Timothy Leary


Timothy Leary : biography

October 22, 1920 – May 31, 1996

At some point in the late 1960s, Leary moved to California and made many new friends in Hollywood. "When he married his third wife, Rosemary Woodruff, in 1967, the event was directed by Ted Markland of Bonanza. All the guests were on acid."

In the late 1960s and early 1970s, Leary, in collaboration with the writer Brian Barritt, formulated his eight-circuit model of consciousness, in which he wrote that the human mind / nervous system consisted of seven circuits which, when activated, produce seven levels of consciousness. This model was first published in his short essay "The Seven Tongues of God". The system soon expanded to include an eighth circuit in a revised version first unveiled to the world in the rare 1973 pamphlet "Neurologic" — written with Joanna Leary while he was in prison — but was not exhaustively formulated until the publication of Exo-Psychology (by Leary) and in Robert Anton Wilson’s Cosmic Trigger in 1977. Wilson contributed to the model after befriending Leary in the early 1970s, and used it as a framework for further exposition in his book Prometheus Rising, among other works.

Leary believed that the first four of these circuits ("the Larval Circuits" or "Terrestrial Circuits") are naturally accessed by most people in their lifetimes, triggered at natural transition points in life such as puberty. The second four circuits ("the Stellar Circuits" or "Extra-Terrestrial Circuits"), Leary wrote, were evolutionary offshoots of the first four that would be triggered at transition points we will acquire when we evolve further, and would equip us to encompass life in space, as well as the expansion of consciousness that would be necessary to make further scientific and social progress. Leary suggested that some people may "shift to the latter four gears", i.e., trigger these circuits artificially via consciousness-altering techniques such as meditation and spiritual endeavors such as yoga, or by taking psychedelic drugs specific to each circuit. An example of the information Leary cited as evidence for the purpose of the "higher" four circuits was the feeling of floating and uninhibited motion experienced by users of marijuana. In the eight-circuit model of consciousness, a primary theoretical function of the fifth circuit (the first of the four developed for life in outer space) is to allow humans to become accustomed to life in a zero- or low-gravity environment.

Early life and education

Leary was born in Springfield, Massachusetts, the only child of an Irish-American dentist who abandoned his wife Abigail Ferris when Leary was 13. He graduated from Classical High School in that western Massachusetts city.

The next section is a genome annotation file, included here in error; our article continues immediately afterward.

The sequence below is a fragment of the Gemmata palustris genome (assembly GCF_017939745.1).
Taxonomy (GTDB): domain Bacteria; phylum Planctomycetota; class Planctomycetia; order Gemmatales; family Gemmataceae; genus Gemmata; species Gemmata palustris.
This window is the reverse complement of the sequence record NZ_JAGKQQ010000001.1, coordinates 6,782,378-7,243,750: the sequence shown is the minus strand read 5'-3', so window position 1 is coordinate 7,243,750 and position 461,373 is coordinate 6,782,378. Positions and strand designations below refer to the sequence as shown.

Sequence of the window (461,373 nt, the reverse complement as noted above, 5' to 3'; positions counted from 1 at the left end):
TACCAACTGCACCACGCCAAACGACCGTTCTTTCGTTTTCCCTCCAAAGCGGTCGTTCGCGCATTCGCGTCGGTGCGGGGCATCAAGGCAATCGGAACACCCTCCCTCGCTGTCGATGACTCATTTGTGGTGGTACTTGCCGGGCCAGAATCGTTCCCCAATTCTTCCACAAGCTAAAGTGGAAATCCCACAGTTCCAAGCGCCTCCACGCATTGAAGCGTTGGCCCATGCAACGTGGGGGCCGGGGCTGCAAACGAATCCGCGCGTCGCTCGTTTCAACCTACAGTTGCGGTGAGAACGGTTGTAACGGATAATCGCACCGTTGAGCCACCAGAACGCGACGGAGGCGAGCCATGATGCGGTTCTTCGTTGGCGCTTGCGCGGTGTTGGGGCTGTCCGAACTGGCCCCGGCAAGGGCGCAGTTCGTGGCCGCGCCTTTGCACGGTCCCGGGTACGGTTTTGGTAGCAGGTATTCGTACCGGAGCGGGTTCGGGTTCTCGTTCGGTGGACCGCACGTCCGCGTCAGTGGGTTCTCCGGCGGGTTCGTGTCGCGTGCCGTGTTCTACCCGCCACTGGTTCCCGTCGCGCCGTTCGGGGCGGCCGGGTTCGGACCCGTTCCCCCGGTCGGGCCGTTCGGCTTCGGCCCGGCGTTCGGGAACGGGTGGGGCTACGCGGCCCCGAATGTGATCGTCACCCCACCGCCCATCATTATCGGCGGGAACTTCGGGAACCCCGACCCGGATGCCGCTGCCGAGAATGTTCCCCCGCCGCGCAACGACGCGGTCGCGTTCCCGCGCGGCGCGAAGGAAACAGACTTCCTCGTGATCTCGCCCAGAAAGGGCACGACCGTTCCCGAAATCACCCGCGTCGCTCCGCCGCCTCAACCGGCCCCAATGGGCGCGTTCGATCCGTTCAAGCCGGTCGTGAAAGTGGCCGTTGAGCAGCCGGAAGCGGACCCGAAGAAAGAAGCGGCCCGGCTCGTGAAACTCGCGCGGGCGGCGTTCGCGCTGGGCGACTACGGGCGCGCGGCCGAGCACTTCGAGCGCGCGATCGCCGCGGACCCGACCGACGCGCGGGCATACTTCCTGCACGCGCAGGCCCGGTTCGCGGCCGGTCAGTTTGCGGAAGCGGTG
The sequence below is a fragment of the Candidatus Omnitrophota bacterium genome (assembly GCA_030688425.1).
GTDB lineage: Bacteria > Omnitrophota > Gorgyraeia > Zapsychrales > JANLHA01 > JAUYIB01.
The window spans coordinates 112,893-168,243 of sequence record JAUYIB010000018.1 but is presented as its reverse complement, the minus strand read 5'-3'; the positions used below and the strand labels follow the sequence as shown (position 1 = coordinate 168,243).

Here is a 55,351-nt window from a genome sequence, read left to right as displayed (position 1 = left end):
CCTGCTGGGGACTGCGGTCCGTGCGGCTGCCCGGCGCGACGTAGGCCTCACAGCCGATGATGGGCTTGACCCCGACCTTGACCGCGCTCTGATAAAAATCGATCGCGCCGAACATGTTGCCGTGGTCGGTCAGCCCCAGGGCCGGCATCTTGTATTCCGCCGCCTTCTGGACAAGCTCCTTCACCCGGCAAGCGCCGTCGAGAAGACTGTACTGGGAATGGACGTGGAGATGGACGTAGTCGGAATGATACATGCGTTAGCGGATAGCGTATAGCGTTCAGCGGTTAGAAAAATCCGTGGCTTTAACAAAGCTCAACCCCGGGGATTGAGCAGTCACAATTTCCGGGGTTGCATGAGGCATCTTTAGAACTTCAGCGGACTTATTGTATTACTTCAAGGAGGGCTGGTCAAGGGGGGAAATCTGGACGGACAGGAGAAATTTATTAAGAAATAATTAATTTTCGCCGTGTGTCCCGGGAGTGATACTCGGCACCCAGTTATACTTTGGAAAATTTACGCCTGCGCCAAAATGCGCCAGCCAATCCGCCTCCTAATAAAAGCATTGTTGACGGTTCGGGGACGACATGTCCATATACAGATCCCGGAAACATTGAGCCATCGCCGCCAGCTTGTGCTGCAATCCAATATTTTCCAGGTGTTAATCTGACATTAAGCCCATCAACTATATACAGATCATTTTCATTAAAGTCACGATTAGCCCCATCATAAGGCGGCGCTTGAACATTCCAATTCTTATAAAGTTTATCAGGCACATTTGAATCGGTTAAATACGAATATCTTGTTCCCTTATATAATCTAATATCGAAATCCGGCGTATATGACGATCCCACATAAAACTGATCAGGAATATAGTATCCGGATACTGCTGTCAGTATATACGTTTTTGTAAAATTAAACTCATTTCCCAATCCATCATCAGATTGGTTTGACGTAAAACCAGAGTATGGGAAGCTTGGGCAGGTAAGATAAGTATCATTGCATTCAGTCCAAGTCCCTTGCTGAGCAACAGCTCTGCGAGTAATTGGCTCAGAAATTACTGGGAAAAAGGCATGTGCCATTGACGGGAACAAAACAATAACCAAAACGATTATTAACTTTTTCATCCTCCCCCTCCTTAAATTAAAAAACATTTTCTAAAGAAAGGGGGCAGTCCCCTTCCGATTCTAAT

He attended the College of the Holy Cross in Worcester, Massachusetts from September 1938 to June 1940. Under pressure from his father, he then accepted an appointment as a cadet in the United States Military Academy at West Point, New York. In the first months as a "plebe", he was given numerous demerits for rule infractions and then got into serious trouble for failing to report infractions by other cadets when on supervisory duty. He was alleged to have gone on a drinking binge and then failing to "come clean" about it. For violating the Academy’s honor code, he was asked by the Honor Committee to resign. When he refused, he was "silenced"; that is, shunned and ignored by his fellow cadets as a tactic to pressure him to resign. Even though he was acquitted by a court-martial, the silencing measures continued in full force, as well as the onslaught of demerits for minuscule rule infractions. When the treatment continued in his sophomore year, his mother appealed to a family friend, United States Senator David I. Walsh, head of the Senate Naval Affairs Committee, who conducted a personal investigation. Behind the scenes, the Honor Committee revised its position and announced that it would abide by the court-martial verdict. Leary then resigned and was honorably discharged by the Army.Peter O. Whitmer, Aquarius Revisited: Seven Who Created the Sixties Counterculture That Changed America (NY: Citadel Press, 1991), 21-5 Almost 50 years later, he said it was "the only fair trial I’ve had in a court of law".Greenfield, Robert, Timothy Leary: A Biography (Harcourt Books, 2006), 28–55